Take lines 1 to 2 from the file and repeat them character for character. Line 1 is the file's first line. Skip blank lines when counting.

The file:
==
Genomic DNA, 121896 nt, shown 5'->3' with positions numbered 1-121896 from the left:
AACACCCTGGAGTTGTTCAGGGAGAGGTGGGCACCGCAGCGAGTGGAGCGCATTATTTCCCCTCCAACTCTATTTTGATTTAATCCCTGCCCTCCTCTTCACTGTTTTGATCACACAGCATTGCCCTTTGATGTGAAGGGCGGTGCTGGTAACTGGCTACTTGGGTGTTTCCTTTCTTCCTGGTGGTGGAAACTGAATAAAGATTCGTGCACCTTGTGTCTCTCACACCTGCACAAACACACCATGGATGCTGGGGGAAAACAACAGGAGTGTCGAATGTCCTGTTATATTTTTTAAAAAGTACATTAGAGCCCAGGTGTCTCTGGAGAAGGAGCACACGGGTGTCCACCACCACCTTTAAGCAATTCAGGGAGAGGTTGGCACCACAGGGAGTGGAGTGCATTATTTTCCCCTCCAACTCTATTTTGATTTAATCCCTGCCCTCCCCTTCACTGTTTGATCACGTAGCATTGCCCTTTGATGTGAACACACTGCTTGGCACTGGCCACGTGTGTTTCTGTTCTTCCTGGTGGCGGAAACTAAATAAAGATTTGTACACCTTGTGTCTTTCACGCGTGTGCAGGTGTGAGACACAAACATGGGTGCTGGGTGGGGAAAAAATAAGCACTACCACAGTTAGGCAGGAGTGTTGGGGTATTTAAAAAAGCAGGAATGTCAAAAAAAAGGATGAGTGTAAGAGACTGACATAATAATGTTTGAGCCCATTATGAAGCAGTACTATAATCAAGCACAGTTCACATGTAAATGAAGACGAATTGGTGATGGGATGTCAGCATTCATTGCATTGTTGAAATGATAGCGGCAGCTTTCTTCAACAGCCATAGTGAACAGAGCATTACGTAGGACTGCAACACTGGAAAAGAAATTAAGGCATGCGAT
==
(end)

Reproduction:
Genomic DNA, 121896 nt, shown 5'->3' with positions numbered 1-121896 from the left:
AACACCCTGGAGTTGTTCAGGGAGAGGTGGGCACCGCAGCGAGTGGAGCGCATTATTTCCCCTCCAACTCTATTTTGATTTAATCCCTGCCCTCCTCTTCACTGTTTTGATCACACAGCATTGCCCTTTGATGTGAAGGGCGGTGCTGGTAACTGGCTACTTGGGTGTTTCCTTTCTTCCTGGTGGTGGAAACTGAATAAAGATTCGTGCACCTTGTGTCTCTCACACCTGCACAAACACACCATGGATGCTGGGGGAAAACAACAGGAGTGTCGAATGTCCTGTTATATTTTTTAAAAAGTACATTAGAGCCCAGGTGTCTCTGGAGAAGGAGCACACGGGTGTCCACCACCACCTTTAAGCAATTCAGGGAGAGGTTGGCACCACAGGGAGTGGAGTGCATTATTTTCCCCTCCAACTCTATTTTGATTTAATCCCTGCCCTCCCCTTCACTGTTTGATCACGTAGCATTGCCCTTTGATGTGAACACACTGCTTGGCACTGGCCACGTGTGTTTCTGTTCTTCCTGGTGGCGGAAACTAAATAAAGATTTGTACACCTTGTGTCTTTCACGCGTGTGCAGGTGTGAGACACAAACATGGGTGCTGGGTGGGGAAAAAATAAGCACTACCACAGTTAGGCAGGAGTGTTGGGGTATTTAAAAAAGCAGGAATGTCAAAAAAAAGGATGAGTGTAAGAGACTGACATAATAATGTTTGAGCCCATTATGAAGCAGTACTATAATCAAGCACAGTTCACATGTAAATGAAGACGAATTGGTGATGGGATGTCAGCATTCATTGCATTGTTGAAATGATAGCGGCAGCTTTCTTCAACAGCCATAGTGAACAGAGCATTACGTAGGACTGCAACACTGGAAAAGAAATTAAGGCATGCGAT